David Dragon was 16 years old when he secretly traversed the sewers of the Warsaw Ghetto, defiantly risking capture by the Nazis, to scavenge scraps of food. He brought back whatever little he could find to feed his parents and siblings. Yet despite his courageous efforts, his mother and father died of starvation.
He was 19 when the Nazis captured him and sent him to the Auschwitz concentration camp. Amid the death and human suffering, he toiled laying the bricks that formed the camp's numerous crematoria. David endured unspeakable acts of torture, starvation and humiliation. A proud Polish Jew, his identity was stripped and he was no longer seen as human. He was simply number 78363.
David was part of the forced "death march" from Auschwitz to Dachau, another concentration camp located in southern Germany, as the Soviet army closed in on German positions. Those unable to keep up throughout the grueling trek were shot.
Liberated by the American army in 1945, David was sent to a displaced persons camp in Munich where he met his wife, Shirley. They eventually emigrated to the United States in 1948 and had one son, whom they put through college and medical school. Their son became an oncologist, using his talents to heal, treat and administer comfort to people suffering from cancer. He brought life and hope to countless patients and their families, including mine.
David Dragon is my wife's great uncle, and we visited him earlier this year. I recall American flags prominently placed in his apartment. He loved this country. As he hugged me hello, my eyes were drawn to the Auschwitz tattoo on his left arm. Number 78363. It unsettled me. He was reading a newspaper article about the rise of anti-Semitism in both the U.S. and Europe. He handed it to me and made the point that we must never forget, that his story and those of every Holocaust survivor must be remembered and shared. That we must fight against the light extinguished.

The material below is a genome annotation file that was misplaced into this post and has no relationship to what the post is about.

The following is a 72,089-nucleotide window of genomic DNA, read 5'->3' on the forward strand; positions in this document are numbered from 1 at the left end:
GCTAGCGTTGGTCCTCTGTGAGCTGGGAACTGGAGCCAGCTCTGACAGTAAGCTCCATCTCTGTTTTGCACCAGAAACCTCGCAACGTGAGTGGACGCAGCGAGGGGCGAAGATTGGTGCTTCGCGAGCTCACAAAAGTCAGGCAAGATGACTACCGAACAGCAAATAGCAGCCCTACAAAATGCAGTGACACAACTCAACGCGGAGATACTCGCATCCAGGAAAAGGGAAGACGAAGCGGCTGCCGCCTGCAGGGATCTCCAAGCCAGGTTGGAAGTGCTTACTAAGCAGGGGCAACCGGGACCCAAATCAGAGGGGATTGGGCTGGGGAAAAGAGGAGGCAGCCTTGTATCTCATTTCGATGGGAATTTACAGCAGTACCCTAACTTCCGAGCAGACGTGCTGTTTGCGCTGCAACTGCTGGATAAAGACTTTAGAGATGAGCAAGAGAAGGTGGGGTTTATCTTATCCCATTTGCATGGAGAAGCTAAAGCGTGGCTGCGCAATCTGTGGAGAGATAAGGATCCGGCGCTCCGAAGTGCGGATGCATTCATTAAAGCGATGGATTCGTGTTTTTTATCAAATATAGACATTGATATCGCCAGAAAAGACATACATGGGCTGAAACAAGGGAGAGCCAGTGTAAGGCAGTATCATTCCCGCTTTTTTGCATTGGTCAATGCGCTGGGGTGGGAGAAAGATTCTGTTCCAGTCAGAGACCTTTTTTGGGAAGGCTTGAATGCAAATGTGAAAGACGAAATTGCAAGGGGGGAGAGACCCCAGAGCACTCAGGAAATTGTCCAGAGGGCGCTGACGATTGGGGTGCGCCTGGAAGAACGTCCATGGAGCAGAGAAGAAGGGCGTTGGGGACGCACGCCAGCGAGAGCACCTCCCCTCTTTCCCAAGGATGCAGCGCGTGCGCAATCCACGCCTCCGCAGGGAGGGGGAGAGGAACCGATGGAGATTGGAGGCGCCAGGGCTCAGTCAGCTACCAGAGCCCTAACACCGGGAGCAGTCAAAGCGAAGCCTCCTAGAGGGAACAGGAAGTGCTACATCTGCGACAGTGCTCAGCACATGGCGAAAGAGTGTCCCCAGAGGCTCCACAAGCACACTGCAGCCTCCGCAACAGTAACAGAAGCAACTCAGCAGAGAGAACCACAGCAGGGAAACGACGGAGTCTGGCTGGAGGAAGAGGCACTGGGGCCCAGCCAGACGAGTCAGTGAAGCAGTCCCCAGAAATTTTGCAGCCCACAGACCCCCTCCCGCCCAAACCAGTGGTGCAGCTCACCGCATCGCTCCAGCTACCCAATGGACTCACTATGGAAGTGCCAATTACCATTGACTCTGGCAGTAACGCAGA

His voice turned a sad, fearful tone as he said one day, when all the Shoah survivors are gone, all that's left will be memories and stories.
David passed away Oct. 20 at 99 years old. He was beloved by countless family, including two grandchildren and five great-grandchildren, friends and people who knew him at his synagogue. His historical record is memorialized at the Illinois Holocaust Museum where he recounted his story hundreds of times, mostly to visiting school groups.
I came across this prophetic quote from David taken from the Museum's web site: "I speak to hundreds of kids each year, sharing my story. When I speak, I tell young people ... of the importance of freedom and that they should enjoy it. Ultimately, I think I maybe lived for them: the next generation."
His story now becomes our story.
- Kevin Cook of Hinsdale is a contributing columnist. Readers can email him at [email protected].